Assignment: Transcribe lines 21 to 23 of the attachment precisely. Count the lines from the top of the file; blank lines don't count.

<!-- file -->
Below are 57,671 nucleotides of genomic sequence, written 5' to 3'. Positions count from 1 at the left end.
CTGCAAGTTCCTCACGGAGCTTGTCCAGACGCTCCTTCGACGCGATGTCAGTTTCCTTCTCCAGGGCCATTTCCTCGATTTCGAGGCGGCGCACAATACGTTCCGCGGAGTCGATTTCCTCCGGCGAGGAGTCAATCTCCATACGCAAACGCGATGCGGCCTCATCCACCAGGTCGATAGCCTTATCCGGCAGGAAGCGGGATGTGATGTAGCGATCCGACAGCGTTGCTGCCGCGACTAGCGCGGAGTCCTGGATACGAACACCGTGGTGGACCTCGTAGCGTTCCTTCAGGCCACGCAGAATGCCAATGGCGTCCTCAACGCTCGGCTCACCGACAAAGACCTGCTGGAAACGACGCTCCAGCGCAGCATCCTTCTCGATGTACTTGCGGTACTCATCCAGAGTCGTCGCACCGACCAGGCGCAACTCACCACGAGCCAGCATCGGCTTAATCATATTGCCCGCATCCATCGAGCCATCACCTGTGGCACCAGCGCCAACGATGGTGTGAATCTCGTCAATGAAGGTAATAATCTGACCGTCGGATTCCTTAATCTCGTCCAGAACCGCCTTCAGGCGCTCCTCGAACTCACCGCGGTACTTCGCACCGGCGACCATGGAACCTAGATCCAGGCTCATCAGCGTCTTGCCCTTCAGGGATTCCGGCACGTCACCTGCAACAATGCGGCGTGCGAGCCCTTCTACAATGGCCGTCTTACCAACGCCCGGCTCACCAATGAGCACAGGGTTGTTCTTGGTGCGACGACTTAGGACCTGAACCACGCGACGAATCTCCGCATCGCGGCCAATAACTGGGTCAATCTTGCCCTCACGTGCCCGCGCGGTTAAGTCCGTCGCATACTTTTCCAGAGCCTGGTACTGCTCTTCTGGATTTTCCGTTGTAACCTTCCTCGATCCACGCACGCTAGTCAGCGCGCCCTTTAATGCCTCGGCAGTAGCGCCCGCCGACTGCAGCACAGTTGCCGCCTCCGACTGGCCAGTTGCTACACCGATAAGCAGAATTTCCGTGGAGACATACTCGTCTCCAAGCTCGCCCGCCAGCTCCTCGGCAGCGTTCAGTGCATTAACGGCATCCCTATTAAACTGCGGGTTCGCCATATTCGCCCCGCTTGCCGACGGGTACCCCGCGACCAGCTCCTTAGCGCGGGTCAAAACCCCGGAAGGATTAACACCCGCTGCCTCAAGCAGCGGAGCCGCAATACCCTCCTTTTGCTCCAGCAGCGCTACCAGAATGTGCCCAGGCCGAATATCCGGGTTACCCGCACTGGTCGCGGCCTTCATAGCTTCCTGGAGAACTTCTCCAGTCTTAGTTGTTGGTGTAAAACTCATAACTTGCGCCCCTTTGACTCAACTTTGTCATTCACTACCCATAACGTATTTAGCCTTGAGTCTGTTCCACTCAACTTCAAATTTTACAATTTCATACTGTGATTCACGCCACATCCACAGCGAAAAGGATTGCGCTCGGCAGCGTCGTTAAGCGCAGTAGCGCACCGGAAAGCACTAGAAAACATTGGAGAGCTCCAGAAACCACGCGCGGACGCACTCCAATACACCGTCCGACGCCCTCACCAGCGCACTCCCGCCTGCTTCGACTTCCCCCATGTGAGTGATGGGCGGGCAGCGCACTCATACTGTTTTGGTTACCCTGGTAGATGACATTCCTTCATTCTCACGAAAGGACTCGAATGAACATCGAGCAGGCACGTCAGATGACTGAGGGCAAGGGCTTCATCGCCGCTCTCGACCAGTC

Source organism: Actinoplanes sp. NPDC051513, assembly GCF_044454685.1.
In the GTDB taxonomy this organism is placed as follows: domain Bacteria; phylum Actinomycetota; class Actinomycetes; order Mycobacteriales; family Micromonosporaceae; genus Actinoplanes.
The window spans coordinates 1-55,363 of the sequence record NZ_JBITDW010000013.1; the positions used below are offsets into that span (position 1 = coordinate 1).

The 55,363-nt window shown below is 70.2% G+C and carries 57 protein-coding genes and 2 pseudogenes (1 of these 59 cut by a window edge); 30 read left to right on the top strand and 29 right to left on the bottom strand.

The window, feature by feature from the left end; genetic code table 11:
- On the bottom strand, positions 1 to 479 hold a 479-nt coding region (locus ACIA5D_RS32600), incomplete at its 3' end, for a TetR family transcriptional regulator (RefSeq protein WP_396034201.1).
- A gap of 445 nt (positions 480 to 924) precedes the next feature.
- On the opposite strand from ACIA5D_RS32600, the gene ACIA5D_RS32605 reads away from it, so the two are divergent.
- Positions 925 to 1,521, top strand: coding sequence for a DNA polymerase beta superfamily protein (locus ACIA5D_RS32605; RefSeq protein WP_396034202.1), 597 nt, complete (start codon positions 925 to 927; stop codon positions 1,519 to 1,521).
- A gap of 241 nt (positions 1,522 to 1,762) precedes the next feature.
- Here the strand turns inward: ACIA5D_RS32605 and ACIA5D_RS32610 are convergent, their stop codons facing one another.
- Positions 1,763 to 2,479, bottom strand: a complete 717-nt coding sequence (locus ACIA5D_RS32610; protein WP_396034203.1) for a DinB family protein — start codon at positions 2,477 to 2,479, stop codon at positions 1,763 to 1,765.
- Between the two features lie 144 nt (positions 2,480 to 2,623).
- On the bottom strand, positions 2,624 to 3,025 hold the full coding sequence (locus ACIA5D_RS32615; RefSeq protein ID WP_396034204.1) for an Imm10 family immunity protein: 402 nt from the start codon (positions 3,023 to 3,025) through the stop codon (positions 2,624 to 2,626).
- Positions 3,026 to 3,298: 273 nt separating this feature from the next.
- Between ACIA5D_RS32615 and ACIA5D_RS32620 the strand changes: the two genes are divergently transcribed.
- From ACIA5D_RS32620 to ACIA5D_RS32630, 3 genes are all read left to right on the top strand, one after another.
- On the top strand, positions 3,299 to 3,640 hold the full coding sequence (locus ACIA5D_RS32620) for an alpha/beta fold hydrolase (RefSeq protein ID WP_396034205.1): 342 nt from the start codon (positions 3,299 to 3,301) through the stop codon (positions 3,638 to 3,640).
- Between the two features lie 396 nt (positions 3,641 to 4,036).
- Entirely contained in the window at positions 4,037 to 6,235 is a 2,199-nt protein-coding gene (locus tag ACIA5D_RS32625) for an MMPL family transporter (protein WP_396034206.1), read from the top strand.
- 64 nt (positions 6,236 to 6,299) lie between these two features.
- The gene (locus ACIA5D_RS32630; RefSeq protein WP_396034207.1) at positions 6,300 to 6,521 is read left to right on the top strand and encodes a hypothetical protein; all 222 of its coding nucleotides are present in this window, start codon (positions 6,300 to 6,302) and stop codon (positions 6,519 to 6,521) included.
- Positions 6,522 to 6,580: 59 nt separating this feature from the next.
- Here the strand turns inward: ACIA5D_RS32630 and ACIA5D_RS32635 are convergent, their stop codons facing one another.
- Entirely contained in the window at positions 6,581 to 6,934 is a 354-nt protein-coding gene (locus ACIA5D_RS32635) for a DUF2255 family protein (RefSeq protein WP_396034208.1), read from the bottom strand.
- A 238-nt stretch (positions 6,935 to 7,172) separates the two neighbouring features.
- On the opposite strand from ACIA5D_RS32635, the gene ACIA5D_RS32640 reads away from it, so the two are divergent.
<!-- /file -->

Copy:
- Between the two features lie 396 nt (positions 3,641 to 4,036).
- Entirely contained in the window at positions 4,037 to 6,235 is a 2,199-nt protein-coding gene (locus tag ACIA5D_RS32625) for an MMPL family transporter (protein WP_396034206.1), read from the top strand.
- 64 nt (positions 6,236 to 6,299) lie between these two features.